HMO sued by woman with cancer

March 24, 1994|By Alan J. Craver | Alan J. Craver,Sun Staff Writer

A Severn woman who is terminally ill with cancer has filed a $42 million civil suit against Columbia Medical Plan Inc., charging that the HMO's doctors misdiagnosed her illness.

Kathleen Heidecker and her husband, William Heidecker, contend in the suit that the health maintenance organization's doctors misread mammograms and failed to determine that she had cancerous lesions in one of her breasts.

The cancer was not detected until the 49-year-old woman went to another physician, but by then the disease had spread to her lymph nodes, leaving her with little chance for recovery, the suit says.

The Heideckers assert in the complaint that Mrs. Heidecker would have had a normal life span if the Columbia Medical Plan's doctors had properly diagnosed her illness.

"As a direct and proximate result of the negligence of [the company], Kathleen Heidecker will suffer a painful and untimely death," the suit says.

The Heideckers filed a three-count suit on March 7 in Howard Circuit Court against the HMO, charging the company with negligence, breach of contract and loss of marital relations.

The couple also has a complaint pending with the state Health Claims Arbitration Office against the doctors who treated Mrs. Heidecker at Patuxent Medical Group Inc. of Columbia.

J. Michael Sloneker, a Baltimore attorney for Columbia Medical Plan, countered that doctors representing the HMO properly interpreted Mrs. Heidecker's mammograms.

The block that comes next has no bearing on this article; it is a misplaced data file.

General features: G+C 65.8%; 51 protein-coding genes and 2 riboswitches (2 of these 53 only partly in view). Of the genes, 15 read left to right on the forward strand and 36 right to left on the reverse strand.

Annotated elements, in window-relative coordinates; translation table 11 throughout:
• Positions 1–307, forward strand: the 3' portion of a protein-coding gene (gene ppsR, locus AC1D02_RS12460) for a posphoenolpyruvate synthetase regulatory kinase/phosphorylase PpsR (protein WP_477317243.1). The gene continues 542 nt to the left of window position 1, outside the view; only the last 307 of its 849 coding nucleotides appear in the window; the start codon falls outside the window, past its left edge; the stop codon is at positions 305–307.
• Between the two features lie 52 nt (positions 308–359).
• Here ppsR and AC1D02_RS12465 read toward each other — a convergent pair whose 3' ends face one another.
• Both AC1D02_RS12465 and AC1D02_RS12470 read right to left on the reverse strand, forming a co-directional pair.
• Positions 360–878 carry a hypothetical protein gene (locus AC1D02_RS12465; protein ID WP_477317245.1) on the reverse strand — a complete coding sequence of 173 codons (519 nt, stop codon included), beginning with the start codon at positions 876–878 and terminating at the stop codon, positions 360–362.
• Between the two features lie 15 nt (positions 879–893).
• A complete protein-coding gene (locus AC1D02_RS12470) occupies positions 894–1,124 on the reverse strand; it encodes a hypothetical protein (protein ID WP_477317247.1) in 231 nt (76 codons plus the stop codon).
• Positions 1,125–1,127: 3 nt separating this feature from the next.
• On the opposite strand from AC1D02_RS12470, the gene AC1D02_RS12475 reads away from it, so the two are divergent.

"The care that was rendered to her was the finest care available," Mr. Sloneker said.

Robert Suder, a Baltimore attorney for the Heideckers, said the case is one of a growing number of suits against HMOs, which provide all types of health care services for a single fee, usually through employers.

The Heidecker case is an example of the conflict facing most HMOs -- providing necessary services for customers while trying to keep costs down by limiting services, Mr. Suder said.

"The incentive for profit conflicts with the interest of the patient," the attorney said.

But Mr. Sloneker said there is nothing in the Heidecker case to support Mr. Suder's claims. "That's an effort to grab headlines," he said.

The suit charges that Columbia Medical Plan violated its responsibility to provide Mrs. Heidecker with adequate and competent medical care, particularly mammographies, biopsies and breast examinations.

Mrs. Heidecker was a patient at Patuxent Medical Group, a company that provides medical services for Columbia Medical Plan's customers. Patuxent is not named as a defendant in the suit.

The complaint says Mrs. Heidecker voiced concern about her left breast during an examination in 1986. A mammogram done at the time showed that Mrs. Heidecker could have had lesions in her breast.

Despite these findings and Mrs. Heidecker's concerns, the medical plan's staff did not examine the woman, order another mammogram or conduct a biopsy to determine her condition, the suit says.

Mrs. Heidecker had another mammogram in 1990, which showed signs of a tumor in her breast, the suit says. However, HMO officials never referred Mrs. Heidecker to a surgeon or ordered a biopsy. Instead, the suit says, another mammogram was ordered.

The third mammogram, done in May 1991, again suggested that the tumor in Mrs. Heidecker's breast was cancerous, but the HMO's doctors again did not pursue further tests or examinations, the suit says.

Mrs. Heidecker went to another doctor for tests in December 1991, the suit says. These tests revealed that the lesions in Mrs. Heidecker's breast were cancerous and the disease was spreading to other parts of her body.

The Heideckers have requested a jury trial. The case has been assigned to Judge Cornelius Sybert Jr., but no proceedings have been scheduled.

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